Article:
Understanding patterns of movement of slow landslides

Published 16 December 2017
Understanding patterns of movement of slow landslides


The movement of many landslides is controlled by the force imbalance associated with a reduction in shear resistance caused by a decrease in normal effective stress as pore water pressures increase. This basic premise might lead to an assumption that the movement rate has a simple relationship with the pore water pressure / normal stress state, but previously studies have shown marked differences in this relationship according to whether pore water pressures are rising or falling. This paper reviews examples from the literature in which high resolution monitoring allows the relationship between the movement rate and the pore water pressure / normal effective stress state to be determined. We show that a variety of relationships exist between these parameters with the key determinant appearing to be the peak movement rate of the landslide during the movement event in question. We propose that the key factor is whether the yield stress is exceeded. If so, rate and state friction may dominate; if not then creep decay may be critical.

1 Introduction

Landslides are a pervasive hazard on the surface of the earth, responsible for an average of up to 14,000 fatalities per annum (Petley 2012). Triggered primarily by one or more of the effects of precipitation, seismic shaking or slope alteration by humans, landslides also induce substantial socio-economic impacts on society. In many cases these effects are magnified by a lack of insurance cover, resulting from both their socio-economic setting (the majority of loss-inducing landslides occur in comparatively poor countries across Asia and Latin America) and by an unwillingness by insurance companies to provide cover for mass movement hazards in most territories. The latter results from a perceived poor understanding of the geographic distribution of landslide hazard, and the difficulties of determining potential levels of consequential loss. The effects are to increase the impact of landslide hazards relative to other natural hazards.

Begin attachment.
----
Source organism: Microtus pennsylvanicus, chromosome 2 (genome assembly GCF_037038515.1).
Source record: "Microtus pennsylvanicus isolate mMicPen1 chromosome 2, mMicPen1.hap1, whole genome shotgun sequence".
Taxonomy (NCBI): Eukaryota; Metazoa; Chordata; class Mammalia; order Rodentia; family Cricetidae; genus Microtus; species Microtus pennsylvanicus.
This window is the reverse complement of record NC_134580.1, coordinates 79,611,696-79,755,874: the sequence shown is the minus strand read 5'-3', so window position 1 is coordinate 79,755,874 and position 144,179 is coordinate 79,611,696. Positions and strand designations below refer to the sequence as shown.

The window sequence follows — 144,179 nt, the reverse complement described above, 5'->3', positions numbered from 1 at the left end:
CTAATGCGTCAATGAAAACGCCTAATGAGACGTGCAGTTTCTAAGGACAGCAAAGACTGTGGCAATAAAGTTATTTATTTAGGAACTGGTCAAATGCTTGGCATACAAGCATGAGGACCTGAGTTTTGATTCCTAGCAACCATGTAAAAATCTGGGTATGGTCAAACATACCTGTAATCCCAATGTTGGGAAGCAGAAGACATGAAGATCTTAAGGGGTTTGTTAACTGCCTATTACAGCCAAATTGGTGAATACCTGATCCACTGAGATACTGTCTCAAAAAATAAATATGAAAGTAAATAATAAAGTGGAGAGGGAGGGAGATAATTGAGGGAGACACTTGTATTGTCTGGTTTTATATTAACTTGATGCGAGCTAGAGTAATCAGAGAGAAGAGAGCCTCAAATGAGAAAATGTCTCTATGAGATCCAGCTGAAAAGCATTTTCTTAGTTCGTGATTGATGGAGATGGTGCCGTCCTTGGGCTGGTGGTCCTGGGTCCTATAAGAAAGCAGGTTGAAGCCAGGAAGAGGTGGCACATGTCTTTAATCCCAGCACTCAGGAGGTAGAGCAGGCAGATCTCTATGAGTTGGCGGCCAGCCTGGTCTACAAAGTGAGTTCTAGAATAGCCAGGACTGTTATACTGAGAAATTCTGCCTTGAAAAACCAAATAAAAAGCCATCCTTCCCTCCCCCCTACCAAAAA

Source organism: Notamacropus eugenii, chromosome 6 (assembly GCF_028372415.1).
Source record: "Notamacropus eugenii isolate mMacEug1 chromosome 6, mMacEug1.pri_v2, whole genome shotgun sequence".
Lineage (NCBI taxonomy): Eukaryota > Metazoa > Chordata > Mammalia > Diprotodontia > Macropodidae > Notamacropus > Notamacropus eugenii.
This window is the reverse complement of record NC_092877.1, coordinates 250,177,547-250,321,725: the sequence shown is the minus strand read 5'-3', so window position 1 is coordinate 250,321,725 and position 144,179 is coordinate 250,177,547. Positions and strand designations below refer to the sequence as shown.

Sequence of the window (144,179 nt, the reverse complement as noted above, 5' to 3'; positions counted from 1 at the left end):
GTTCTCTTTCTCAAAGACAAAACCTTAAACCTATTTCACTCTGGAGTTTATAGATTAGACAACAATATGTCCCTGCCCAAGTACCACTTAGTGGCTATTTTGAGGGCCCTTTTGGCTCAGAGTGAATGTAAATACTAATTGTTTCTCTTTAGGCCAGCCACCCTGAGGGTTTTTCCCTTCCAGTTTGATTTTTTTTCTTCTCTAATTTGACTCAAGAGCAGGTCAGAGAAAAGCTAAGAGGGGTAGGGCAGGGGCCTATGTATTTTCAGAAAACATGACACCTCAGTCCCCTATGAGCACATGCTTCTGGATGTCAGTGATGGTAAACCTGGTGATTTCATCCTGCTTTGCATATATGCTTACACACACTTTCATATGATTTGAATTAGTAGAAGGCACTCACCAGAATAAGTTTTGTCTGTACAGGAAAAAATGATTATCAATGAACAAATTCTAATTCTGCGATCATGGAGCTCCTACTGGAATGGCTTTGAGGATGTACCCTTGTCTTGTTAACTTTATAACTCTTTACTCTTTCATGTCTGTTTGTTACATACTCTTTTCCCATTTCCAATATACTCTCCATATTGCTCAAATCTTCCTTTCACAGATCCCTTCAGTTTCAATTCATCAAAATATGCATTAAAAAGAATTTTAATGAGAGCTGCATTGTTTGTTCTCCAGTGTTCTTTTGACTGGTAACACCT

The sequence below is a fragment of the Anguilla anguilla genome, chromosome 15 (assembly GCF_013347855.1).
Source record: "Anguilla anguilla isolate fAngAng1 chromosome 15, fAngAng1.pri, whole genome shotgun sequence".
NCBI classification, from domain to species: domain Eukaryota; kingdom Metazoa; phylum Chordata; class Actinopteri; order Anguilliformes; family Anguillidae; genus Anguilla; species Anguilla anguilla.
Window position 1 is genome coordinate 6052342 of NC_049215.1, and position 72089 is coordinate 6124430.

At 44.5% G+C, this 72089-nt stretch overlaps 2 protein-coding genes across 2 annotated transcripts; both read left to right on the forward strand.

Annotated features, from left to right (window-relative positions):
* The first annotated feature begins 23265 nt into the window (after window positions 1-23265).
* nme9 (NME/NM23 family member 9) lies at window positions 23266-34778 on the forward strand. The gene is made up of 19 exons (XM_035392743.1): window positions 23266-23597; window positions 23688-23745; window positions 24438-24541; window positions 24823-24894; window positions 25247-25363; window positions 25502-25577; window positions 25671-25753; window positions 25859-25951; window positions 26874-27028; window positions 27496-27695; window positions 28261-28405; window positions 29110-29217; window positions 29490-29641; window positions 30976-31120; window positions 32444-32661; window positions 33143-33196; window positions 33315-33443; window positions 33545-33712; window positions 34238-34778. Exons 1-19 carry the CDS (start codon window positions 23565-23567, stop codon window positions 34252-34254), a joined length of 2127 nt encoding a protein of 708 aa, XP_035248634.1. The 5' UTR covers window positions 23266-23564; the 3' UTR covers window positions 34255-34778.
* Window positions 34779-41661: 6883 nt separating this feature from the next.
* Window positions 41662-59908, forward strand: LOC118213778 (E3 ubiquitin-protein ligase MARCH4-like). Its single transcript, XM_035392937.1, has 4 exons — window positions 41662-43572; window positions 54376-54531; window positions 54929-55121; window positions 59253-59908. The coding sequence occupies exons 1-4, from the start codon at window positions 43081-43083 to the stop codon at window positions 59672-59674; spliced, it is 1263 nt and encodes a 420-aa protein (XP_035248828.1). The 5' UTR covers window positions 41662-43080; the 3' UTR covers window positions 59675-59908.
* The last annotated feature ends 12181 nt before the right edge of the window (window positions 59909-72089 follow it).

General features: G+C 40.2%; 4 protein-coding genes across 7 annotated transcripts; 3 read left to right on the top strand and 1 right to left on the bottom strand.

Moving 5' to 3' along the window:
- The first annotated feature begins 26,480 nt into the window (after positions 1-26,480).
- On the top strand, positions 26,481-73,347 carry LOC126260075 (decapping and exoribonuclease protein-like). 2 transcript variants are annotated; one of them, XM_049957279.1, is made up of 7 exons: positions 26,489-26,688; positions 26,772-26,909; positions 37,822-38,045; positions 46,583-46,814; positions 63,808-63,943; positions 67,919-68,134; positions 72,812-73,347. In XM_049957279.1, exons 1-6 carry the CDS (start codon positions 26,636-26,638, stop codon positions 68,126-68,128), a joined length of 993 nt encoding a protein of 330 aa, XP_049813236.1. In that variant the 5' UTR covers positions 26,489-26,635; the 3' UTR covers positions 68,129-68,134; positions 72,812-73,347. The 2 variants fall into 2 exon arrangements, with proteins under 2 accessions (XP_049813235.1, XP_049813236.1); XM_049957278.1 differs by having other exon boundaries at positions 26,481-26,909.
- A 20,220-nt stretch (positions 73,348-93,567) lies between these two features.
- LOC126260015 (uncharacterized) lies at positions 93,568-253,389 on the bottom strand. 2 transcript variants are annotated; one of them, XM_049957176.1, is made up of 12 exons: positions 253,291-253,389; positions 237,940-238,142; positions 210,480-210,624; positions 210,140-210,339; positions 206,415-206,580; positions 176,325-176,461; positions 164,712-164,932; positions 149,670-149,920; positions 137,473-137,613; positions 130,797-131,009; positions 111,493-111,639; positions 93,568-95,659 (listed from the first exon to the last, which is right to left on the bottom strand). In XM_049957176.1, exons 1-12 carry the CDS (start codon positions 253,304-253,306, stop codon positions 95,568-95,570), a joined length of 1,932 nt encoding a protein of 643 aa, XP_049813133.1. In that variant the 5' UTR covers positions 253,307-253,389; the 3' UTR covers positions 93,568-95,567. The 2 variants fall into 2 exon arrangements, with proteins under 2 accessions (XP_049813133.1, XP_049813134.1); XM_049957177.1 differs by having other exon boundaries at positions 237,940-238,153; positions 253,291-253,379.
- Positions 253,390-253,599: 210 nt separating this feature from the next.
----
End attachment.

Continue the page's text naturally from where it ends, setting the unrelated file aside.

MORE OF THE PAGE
Whilst the majority of human casualties are associated high velocity landslides, and in particular debris flows, mudflows and soil/rock avalanches, slow moving landslides can cause high levels of financial loss, and, in some cases, loss of life. Thus, understanding these landslides remains a priority. The simple mechanics of these landslides is well-understood in terms of the role of elevated pore fluid pressure leading to a reduction in normal effective stress, and thus failure, and the development of strain, when the yield strength is exceeded. However, observed patterns of movement are more complex than this simple relationship would imply, and are important in terms of understanding, and forecasting, future behaviour for any slow moving landslide. In this paper, the relationship between pore fluid pressure and the rate of movement of landslides is reviewed, demonstrating complex patterns that have hitherto not been fully understood. Interestingly, glaciersdisplay similar behaviour, and a number of hypotheses have been proposed to explain these mechanics across the two types of mass movement. The viability of these models for landslides is examined, and a new framework is proposed to account for the observed complex behaviour in landslide systems.

2 Patterns of movement of slow MOVING landslides

2.1 A review of landslide movement patterns